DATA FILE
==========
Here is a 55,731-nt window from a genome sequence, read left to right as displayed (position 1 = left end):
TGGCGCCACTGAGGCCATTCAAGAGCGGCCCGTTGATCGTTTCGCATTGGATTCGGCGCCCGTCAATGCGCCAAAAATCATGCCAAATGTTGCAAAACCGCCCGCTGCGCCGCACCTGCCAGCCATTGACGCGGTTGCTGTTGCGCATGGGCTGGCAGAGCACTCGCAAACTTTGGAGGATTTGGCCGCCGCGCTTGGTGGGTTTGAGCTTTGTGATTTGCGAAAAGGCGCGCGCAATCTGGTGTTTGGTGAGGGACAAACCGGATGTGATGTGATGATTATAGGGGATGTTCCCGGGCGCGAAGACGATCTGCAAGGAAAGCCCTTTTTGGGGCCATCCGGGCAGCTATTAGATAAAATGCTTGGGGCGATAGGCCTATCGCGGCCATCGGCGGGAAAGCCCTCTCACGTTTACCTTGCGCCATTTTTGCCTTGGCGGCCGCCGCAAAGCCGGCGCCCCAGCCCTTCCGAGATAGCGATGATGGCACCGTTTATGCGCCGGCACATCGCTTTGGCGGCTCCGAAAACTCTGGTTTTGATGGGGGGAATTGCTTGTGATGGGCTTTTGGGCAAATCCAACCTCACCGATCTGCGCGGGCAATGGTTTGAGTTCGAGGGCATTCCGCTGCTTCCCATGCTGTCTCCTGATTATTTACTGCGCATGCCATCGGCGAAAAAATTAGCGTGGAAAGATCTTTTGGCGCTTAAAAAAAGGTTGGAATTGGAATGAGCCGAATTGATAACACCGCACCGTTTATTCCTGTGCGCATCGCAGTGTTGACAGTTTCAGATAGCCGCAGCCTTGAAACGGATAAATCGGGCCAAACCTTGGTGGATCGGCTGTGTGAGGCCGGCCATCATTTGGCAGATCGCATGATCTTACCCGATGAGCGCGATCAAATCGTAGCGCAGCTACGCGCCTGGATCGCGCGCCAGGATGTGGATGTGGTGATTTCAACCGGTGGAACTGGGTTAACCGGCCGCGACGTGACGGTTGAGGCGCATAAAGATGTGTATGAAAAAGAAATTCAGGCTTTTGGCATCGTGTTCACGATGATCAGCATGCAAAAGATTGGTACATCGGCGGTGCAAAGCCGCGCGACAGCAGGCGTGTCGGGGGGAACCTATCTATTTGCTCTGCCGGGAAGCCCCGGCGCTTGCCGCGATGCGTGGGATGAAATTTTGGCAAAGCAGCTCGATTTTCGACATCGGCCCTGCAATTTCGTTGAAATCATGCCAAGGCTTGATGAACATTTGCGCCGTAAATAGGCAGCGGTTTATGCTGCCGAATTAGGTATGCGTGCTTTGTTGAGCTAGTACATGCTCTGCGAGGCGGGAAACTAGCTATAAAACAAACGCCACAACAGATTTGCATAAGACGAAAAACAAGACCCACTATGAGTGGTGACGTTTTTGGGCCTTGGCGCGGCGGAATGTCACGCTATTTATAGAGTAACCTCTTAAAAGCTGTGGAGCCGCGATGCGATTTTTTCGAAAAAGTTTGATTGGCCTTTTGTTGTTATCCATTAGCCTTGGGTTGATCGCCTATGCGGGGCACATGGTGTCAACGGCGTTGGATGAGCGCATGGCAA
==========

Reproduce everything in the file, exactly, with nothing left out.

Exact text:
Here is a 55,731-nt window from a genome sequence, read left to right as displayed (position 1 = left end):
TGGCGCCACTGAGGCCATTCAAGAGCGGCCCGTTGATCGTTTCGCATTGGATTCGGCGCCCGTCAATGCGCCAAAAATCATGCCAAATGTTGCAAAACCGCCCGCTGCGCCGCACCTGCCAGCCATTGACGCGGTTGCTGTTGCGCATGGGCTGGCAGAGCACTCGCAAACTTTGGAGGATTTGGCCGCCGCGCTTGGTGGGTTTGAGCTTTGTGATTTGCGAAAAGGCGCGCGCAATCTGGTGTTTGGTGAGGGACAAACCGGATGTGATGTGATGATTATAGGGGATGTTCCCGGGCGCGAAGACGATCTGCAAGGAAAGCCCTTTTTGGGGCCATCCGGGCAGCTATTAGATAAAATGCTTGGGGCGATAGGCCTATCGCGGCCATCGGCGGGAAAGCCCTCTCACGTTTACCTTGCGCCATTTTTGCCTTGGCGGCCGCCGCAAAGCCGGCGCCCCAGCCCTTCCGAGATAGCGATGATGGCACCGTTTATGCGCCGGCACATCGCTTTGGCGGCTCCGAAAACTCTGGTTTTGATGGGGGGAATTGCTTGTGATGGGCTTTTGGGCAAATCCAACCTCACCGATCTGCGCGGGCAATGGTTTGAGTTCGAGGGCATTCCGCTGCTTCCCATGCTGTCTCCTGATTATTTACTGCGCATGCCATCGGCGAAAAAATTAGCGTGGAAAGATCTTTTGGCGCTTAAAAAAAGGTTGGAATTGGAATGAGCCGAATTGATAACACCGCACCGTTTATTCCTGTGCGCATCGCAGTGTTGACAGTTTCAGATAGCCGCAGCCTTGAAACGGATAAATCGGGCCAAACCTTGGTGGATCGGCTGTGTGAGGCCGGCCATCATTTGGCAGATCGCATGATCTTACCCGATGAGCGCGATCAAATCGTAGCGCAGCTACGCGCCTGGATCGCGCGCCAGGATGTGGATGTGGTGATTTCAACCGGTGGAACTGGGTTAACCGGCCGCGACGTGACGGTTGAGGCGCATAAAGATGTGTATGAAAAAGAAATTCAGGCTTTTGGCATCGTGTTCACGATGATCAGCATGCAAAAGATTGGTACATCGGCGGTGCAAAGCCGCGCGACAGCAGGCGTGTCGGGGGGAACCTATCTATTTGCTCTGCCGGGAAGCCCCGGCGCTTGCCGCGATGCGTGGGATGAAATTTTGGCAAAGCAGCTCGATTTTCGACATCGGCCCTGCAATTTCGTTGAAATCATGCCAAGGCTTGATGAACATTTGCGCCGTAAATAGGCAGCGGTTTATGCTGCCGAATTAGGTATGCGTGCTTTGTTGAGCTAGTACATGCTCTGCGAGGCGGGAAACTAGCTATAAAACAAACGCCACAACAGATTTGCATAAGACGAAAAACAAGACCCACTATGAGTGGTGACGTTTTTGGGCCTTGGCGCGGCGGAATGTCACGCTATTTATAGAGTAACCTCTTAAAAGCTGTGGAGCCGCGATGCGATTTTTTCGAAAAAGTTTGATTGGCCTTTTGTTGTTATCCATTAGCCTTGGGTTGATCGCCTATGCGGGGCACATGGTGTCAACGGCGTTGGATGAGCGCATGGCAA